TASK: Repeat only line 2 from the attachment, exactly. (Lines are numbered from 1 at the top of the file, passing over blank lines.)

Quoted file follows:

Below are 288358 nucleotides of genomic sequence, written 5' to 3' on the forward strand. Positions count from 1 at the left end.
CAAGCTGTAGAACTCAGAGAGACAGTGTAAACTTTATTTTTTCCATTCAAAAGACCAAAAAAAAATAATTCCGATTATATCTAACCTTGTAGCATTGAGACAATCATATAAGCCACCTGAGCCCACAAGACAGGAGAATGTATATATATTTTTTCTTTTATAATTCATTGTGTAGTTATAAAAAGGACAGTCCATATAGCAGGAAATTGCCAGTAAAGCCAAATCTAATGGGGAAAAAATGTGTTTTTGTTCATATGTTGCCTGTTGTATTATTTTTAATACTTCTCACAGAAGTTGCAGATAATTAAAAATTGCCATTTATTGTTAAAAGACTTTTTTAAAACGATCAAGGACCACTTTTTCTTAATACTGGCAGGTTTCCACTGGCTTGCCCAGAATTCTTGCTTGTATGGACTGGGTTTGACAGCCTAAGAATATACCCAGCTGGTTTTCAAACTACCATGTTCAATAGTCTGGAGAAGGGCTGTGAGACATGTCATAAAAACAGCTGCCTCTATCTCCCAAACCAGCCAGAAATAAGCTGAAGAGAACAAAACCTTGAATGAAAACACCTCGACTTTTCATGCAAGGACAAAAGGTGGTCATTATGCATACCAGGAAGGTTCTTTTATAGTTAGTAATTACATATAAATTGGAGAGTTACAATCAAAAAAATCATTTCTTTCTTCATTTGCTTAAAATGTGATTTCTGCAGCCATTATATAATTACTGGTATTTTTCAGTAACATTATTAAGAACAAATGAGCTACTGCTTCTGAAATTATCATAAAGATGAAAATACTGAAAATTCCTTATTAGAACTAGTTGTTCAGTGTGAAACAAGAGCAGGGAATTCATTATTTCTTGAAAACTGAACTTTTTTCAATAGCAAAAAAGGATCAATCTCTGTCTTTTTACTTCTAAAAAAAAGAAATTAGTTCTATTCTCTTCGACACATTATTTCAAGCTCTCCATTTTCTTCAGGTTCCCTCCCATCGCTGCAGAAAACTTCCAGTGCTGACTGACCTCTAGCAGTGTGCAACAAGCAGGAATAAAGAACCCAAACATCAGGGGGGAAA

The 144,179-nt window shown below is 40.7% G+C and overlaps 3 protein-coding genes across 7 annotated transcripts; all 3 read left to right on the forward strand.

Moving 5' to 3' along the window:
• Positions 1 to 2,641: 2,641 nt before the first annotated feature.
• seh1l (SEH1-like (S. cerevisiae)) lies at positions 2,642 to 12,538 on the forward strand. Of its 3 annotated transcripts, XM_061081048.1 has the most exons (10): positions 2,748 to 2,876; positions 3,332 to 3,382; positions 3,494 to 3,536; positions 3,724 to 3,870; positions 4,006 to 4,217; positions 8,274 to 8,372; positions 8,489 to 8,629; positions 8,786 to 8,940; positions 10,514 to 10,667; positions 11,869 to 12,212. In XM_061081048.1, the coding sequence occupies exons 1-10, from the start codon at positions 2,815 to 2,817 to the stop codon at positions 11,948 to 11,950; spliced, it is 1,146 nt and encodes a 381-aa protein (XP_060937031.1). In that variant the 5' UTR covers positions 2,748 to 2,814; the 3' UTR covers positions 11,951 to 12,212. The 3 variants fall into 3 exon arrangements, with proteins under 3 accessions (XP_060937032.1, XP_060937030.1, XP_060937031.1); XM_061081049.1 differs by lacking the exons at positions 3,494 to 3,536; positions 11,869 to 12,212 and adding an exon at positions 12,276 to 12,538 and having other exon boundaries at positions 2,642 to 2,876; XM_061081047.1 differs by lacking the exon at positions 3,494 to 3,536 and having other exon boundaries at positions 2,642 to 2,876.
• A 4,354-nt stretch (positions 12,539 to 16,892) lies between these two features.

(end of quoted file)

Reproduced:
CAAGCTGTAGAACTCAGAGAGACAGTGTAAACTTTATTTTTTCCATTCAAAAGACCAAAAAAAAATAATTCCGATTATATCTAACCTTGTAGCATTGAGACAATCATATAAGCCACCTGAGCCCACAAGACAGGAGAATGTATATATATTTTTTCTTTTATAATTCATTGTGTAGTTATAAAAAGGACAGTCCATATAGCAGGAAATTGCCAGTAAAGCCAAATCTAATGGGGAAAAAATGTGTTTTTGTTCATATGTTGCCTGTTGTATTATTTTTAATACTTCTCACAGAAGTTGCAGATAATTAAAAATTGCCATTTATTGTTAAAAGACTTTTTTAAAACGATCAAGGACCACTTTTTCTTAATACTGGCAGGTTTCCACTGGCTTGCCCAGAATTCTTGCTTGTATGGACTGGGTTTGACAGCCTAAGAATATACCCAGCTGGTTTTCAAACTACCATGTTCAATAGTCTGGAGAAGGGCTGTGAGACATGTCATAAAAACAGCTGCCTCTATCTCCCAAACCAGCCAGAAATAAGCTGAAGAGAACAAAACCTTGAATGAAAACACCTCGACTTTTCATGCAAGGACAAAAGGTGGTCATTATGCATACCAGGAAGGTTCTTTTATAGTTAGTAATTACATATAAATTGGAGAGTTACAATCAAAAAAATCATTTCTTTCTTCATTTGCTTAAAATGTGATTTCTGCAGCCATTATATAATTACTGGTATTTTTCAGTAACATTATTAAGAACAAATGAGCTACTGCTTCTGAAATTATCATAAAGATGAAAATACTGAAAATTCCTTATTAGAACTAGTTGTTCAGTGTGAAACAAGAGCAGGGAATTCATTATTTCTTGAAAACTGAACTTTTTTCAATAGCAAAAAAGGATCAATCTCTGTCTTTTTACTTCTAAAAAAAAGAAATTAGTTCTATTCTCTTCGACACATTATTTCAAGCTCTCCATTTTCTTCAGGTTCCCTCCCATCGCTGCAGAAAACTTCCAGTGCTGACTGACCTCTAGCAGTGTGCAACAAGCAGGAATAAAGAACCCAAACATCAGGGGGGAAA